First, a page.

“For me, and for many of us, our first waking thought of the day is ‘I didn’t get enough sleep.’ The next one is ‘I don’t have enough time.’”
– Lynne Twist, author of The Soul of Money (as quoted by Brené Brown on page 25 of Daring Greatly.)
I’ve managed to write three posts inspired by Daring Greatly before even getting to Chapter One, and it’s not looking like my pace is set to quicken. Every time I sit to read, I get through only a handful of pages before I feel unignorably compelled again to write. Which is a lovely feeling that I plan to ride as long as it lasts
Chapter One of Daring Greatly is all about scarcity and the way it relates to vulnerability. I’ll have more to say on that in a future post, but today I’d like to speak a bit about the messages we say to ourselves and to others about what we think we don’t have or get enough of. The quote above struck me so deeply, as we are all familiar, to a greater or lesser degree, with those thoughts of not getting enough sleep or having enough time. But I hadn’t really considered before the psychological ramifications of starting the day that way, what it means for the soul to begin the day at an articulated deficit.
And then I began to question my own deficits, realizing that it wasn’t actually sleep and time and the like that I was missing in a day, but instead what these things represented, what their lack meant I was also lacking.
So when I say that I didn’t get enough sleep, what I’m really saying is that I don’t feel enough clarity and energy to be as present and participatory in this day as I’d like. And maybe that I’d feel more pampered and cared for if I got to sleep in. So instead of going on and on to myself and/or others about all the sleep I did not get and how incredibly tired I am, I might consider finding ways in my day to feel those things I’m not feeling enough of today. Maybe I can give myself a five-minute dance party to shake myself awake, or a mini stretch session to ease myself into the day. I could treat myself to a latte instead of a coffee or wear some cozy cashmere socks and a soft pretty scarf to boost my spirits and feel special and comforted. And I would be placing my emphasis on adding goodness in instead of dwelling on a lack, which pretty much everybody I admire, in one form or another, agrees is a good thing.
Similarly, when I say I don’t have enough time, it’s not actually time that I want at all.
I want to feel beautiful and in the presence of beauty, but when I’m over-scheduled, there is little occasion to linger, to let beauty unfold, to polish myself up.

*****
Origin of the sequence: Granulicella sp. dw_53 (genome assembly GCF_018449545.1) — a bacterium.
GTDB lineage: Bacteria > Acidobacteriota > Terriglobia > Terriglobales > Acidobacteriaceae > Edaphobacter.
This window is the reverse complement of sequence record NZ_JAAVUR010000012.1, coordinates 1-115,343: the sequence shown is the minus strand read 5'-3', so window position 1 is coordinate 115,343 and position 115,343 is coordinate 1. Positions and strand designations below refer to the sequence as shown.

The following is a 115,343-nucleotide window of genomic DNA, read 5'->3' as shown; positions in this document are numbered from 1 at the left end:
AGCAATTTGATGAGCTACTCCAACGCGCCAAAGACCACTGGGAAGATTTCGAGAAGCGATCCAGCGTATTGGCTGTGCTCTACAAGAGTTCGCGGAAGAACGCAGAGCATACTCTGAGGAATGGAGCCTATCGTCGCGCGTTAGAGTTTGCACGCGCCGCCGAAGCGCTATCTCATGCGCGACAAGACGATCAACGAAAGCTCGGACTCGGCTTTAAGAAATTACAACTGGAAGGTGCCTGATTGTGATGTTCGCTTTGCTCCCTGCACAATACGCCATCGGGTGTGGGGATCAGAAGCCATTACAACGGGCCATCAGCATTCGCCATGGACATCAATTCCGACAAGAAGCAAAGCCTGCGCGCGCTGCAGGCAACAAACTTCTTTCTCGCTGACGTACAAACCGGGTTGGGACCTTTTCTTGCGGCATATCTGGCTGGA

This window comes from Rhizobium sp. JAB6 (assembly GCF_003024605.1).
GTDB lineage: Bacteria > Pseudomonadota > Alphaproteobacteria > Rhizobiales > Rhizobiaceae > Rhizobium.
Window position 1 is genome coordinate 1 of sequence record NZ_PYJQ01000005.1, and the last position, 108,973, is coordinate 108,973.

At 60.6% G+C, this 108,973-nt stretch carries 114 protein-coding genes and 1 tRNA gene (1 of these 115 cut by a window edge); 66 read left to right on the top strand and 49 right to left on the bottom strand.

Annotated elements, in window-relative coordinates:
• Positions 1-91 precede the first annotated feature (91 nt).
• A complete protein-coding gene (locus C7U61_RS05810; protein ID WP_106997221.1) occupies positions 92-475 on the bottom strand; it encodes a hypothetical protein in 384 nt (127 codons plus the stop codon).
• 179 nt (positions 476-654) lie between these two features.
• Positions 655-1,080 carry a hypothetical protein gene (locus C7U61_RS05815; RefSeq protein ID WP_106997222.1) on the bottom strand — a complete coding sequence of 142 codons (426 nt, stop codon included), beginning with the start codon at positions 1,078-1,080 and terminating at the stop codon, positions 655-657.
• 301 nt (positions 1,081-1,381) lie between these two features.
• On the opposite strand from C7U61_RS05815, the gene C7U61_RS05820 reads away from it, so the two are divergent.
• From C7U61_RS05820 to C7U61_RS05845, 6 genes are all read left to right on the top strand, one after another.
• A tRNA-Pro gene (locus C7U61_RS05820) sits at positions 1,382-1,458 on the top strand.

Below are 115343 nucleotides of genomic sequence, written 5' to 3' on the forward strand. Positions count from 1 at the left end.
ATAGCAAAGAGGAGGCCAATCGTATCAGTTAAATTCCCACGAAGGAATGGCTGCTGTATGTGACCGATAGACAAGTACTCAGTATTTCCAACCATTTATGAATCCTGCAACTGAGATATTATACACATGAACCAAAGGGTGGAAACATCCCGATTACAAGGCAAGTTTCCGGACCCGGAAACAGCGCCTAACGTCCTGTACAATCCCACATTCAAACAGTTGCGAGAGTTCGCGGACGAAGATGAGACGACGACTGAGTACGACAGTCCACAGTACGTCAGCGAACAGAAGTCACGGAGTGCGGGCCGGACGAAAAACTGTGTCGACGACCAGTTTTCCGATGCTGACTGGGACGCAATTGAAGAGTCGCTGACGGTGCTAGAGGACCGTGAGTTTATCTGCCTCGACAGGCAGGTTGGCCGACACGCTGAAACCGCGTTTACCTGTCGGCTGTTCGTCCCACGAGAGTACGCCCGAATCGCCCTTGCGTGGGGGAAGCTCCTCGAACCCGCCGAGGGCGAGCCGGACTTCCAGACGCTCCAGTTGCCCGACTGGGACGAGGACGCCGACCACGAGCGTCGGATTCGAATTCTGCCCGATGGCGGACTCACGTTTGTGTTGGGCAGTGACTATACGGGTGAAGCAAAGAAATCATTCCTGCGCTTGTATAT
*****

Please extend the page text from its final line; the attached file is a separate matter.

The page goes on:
When I’m over-committed and ever-rushing, it seems as if there’s no space for feeling and building a peaceful hum and meditative calm, for therapeutic exhalations and exquisite dreamy lounging, for communing and grooving with the seat of my soul cradled in my core. When I’m pulled in too many directions, I hunger to feel like I spend my time on the things that matter most to me, not what others need or want from me. I crave feeling unencumbered, authentic, and living in harmony with my goals and desires.
Instead of perpetuating stress by harping on my degree of busyness, perhaps instead I can make a point to take each moment head on, to look each person I interact with in the eye and pause, to fully engage with them for the short time we are in contact, and to really pay attention to my surroundings so that I might notice what’s sitting in plain sight to treasure. Maybe you can do this too.
Because the time is being spent anyway, you know.
My own biggest worry regarding this is that engaging fully with the people in my day will actually take too much time, which sounds absurd, but does have a sort of validity. I find that when I bring it with people in full engagement mode, it often draws them out. Which is awesome, except when you only have a minute but you’ve just opened the portal of communication. If you’re like me, you feel bad for seeming to invite someone in only to slam the door shut. But you also might feel resentful that you’ve got to go but the person just keeps going through the portal, rooting you down by continuing to chat you up.
The solution is not to avoid such interactions, but instead to develop a trust in your ability to set a boundary and end an exchange when you need to, without guilt or feeling vulnerable to the whims of the world. And if it seems like a tough thing to do, just think of how nice it will be to shed the armor of busyness and skip lightly through your day amidst so many more personal connections.
As men’s life coach and all-around truth-speaker Mike Hrostoski said in this blogpost: “Stop worshiping busy.”
We don’t need to define our worth by the filled minutes of our day. And we don’t need to emphasize those filled minutes to let others know why we can’t do something that they want us to do. You are worthy as is, regardless of how much you do in a day, and you are not obliged to fulfill anyone’s request, no matter how much time you technically do or don’t have available. It’s all about choice. You have so many choices in a day to make, so many opportunities to affect and create the goings-on of your life.
What choices will you make today?
Today, I choose a day filled with connection and joy, aha moments and play, hugs & kisses and slow-spreading smiles, sweet smells, whole-body laughs, and love, love, love.